For dinner, I started with the Serbian Mezze (beef prosciutto and Serbian cheese) served with toasted sesame seed bread (with olive oil and butter), along with a glass of red Podrum Radovanovic wine. Although any airline can have great food, the service and attitude of the flight crew made this one feel even more special.
For my main course, I decided to go with the a nice medium rare steak served with truffle sauce and vegetables, which came nicely cooked with sauce that complemented it nicely.
Dessert options included a fresh fruit salad or a trio of strudel, chocolate chili truffles and coffee caramel panna cotta. In an effort to taste the best of the best, I chose the latter and I was very pleased. The dinner selections on the eastbound flight were superb and left me wondering if this was just a fluke or if all the meals were usually this good — as I later found out, they’re always delicious.
After spending more than an hour checking out Air Serbia’s lounge, I wasn’t too hungry. Coincidentally, breakfast wasn’t served as a huge meal, though it was more than enough for my taste. I had the spinach pie served with sausage and some morning breads, all of which were very tasty.
Since this flight was the longer of the two, I decided to go for a snack this time around — the choices included smoked chicken wraps, toasted paninis, cheese platters, steak, fruit and ice cream.
Initially I chose the ice cream, thinking I’d just have a snack before touching down in New York, but after tasting it and seeing other people being served their “snacks,” I had to treat myself to another.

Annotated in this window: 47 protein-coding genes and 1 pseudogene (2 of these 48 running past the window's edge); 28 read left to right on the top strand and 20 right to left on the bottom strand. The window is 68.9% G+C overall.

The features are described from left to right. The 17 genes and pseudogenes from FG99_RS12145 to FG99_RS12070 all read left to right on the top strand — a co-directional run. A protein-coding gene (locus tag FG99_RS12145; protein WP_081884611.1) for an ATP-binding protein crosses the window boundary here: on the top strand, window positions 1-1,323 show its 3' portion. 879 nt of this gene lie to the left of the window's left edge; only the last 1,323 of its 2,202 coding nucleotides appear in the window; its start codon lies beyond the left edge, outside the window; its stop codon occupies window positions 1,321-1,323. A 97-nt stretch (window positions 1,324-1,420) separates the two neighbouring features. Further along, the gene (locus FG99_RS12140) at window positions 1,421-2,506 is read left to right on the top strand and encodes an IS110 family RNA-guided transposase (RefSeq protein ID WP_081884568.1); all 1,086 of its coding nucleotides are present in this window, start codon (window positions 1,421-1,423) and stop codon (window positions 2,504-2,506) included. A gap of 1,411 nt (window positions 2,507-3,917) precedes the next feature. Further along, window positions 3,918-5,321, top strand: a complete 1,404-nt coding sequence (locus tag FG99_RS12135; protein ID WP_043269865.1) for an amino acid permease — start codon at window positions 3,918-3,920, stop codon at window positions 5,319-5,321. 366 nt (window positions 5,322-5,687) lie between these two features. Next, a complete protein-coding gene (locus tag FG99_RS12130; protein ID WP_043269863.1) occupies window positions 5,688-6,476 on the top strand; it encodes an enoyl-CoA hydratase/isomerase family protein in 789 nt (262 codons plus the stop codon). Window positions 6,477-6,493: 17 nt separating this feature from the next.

This time I chose the steak (again), which was really well prepared, fresh and served hot, even toward the end of the flight. Not once did the crew doze off or get lazy, which tends to happen toward the end of other long-haul flights.
After settling back home and adjusting to the six-hour time difference, I finally had time to reflect on a trip that was put over the top by the service provided on Air Serbia. A trip is always more comfortable when traveling in style, comfort and around people who really know what they’re doing.
From efficient check-in counters and an elaborate lounge to the perfect seat to sleep in, Air Serbia has quite the business-class product, and I look forward to flying in it again the next time my travels take me to eastern Europe.
Have you flown in Air Serbia’s business class yet?